In dance genres I also really like jungle-particularly Sub Focus, John B-type stuff-some good dubstep, and I also love downtempo electronic: Kruder & Dorfmeister, Thievery Corporation, Tosca…that sort of stuff. You won’t find these styles on the album though, because that’s not what I do well. I could try and make a jungle or dubstep track, but it’s not my area of expertise and it’d most likely end up sounding like a distantly poor man’s version of the real thing, so I haven’t tried. I hate it when electronic artists include tracks on their albums in genres they don’t know much about to try and be diverse for the sake of it, because it almost never works. House, progressive, trance and techno: that’s what I play, that’s what I know how to make so that’s what’s on my album. If I felt I could make a track in other styles that was as well made and current as the guys doing it properly, then I would, or more likely, I’d rope one of them in for a collaboration.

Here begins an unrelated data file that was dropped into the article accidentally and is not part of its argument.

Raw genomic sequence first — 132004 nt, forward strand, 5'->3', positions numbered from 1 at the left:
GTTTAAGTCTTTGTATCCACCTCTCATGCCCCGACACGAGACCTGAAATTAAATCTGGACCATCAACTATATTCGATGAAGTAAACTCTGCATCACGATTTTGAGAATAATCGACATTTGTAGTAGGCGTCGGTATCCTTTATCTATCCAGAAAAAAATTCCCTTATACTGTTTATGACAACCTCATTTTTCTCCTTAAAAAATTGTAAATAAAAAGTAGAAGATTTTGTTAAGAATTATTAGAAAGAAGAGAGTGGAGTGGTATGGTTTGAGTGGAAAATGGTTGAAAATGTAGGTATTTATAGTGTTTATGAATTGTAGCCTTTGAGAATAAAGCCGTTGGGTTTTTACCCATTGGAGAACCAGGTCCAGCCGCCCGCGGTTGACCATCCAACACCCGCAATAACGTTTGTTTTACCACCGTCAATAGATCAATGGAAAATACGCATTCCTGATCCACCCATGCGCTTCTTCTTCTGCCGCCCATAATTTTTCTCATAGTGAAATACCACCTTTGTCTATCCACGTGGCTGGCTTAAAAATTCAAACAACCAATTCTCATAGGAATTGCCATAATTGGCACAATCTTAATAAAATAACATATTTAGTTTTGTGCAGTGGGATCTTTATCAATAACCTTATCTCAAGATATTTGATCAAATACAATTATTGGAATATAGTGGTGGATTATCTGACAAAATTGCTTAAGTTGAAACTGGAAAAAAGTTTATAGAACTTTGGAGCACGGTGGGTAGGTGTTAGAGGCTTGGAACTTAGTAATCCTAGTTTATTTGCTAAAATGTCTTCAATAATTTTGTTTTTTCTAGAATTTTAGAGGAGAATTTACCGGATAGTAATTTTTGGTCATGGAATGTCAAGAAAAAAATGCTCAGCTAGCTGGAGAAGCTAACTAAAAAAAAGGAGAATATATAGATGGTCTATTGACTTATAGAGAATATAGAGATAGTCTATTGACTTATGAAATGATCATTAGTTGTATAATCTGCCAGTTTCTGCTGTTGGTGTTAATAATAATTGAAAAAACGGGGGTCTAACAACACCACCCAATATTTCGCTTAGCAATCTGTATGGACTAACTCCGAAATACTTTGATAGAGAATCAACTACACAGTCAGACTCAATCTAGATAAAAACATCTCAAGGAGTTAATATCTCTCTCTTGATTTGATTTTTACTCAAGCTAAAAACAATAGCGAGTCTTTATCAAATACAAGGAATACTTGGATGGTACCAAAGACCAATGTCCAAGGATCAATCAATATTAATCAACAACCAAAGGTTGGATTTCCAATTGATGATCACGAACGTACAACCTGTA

You were one of the youngest DJs to enter DJ Mag‘s Top 100 DJs Poll. How did you feel about being in the top 10?
2009 was the year it all happened, really. I played over 100 gigs, which was over twice as many as the year before, including a lot of big festivals. I also put in some high profile remixes and had some pretty big club tracks like ‘Exposure’ and ‘Metropolis’, which you’re still hearing in people’s sets over a year on. It seemed like everything just exploded in that year and all of a sudden, for a lot of people, I went from being someone whom they’d heard of but didn’t know a lot about to a serious contender whom they’d go out of their way to see. Entering DJ Mag‘s Top 100 at the age of 29 was still very unexpected though. I try not to take any poll too seriously-as they’re all popularity rather than talent contests-but it’s certainly nice when so many people vote for you.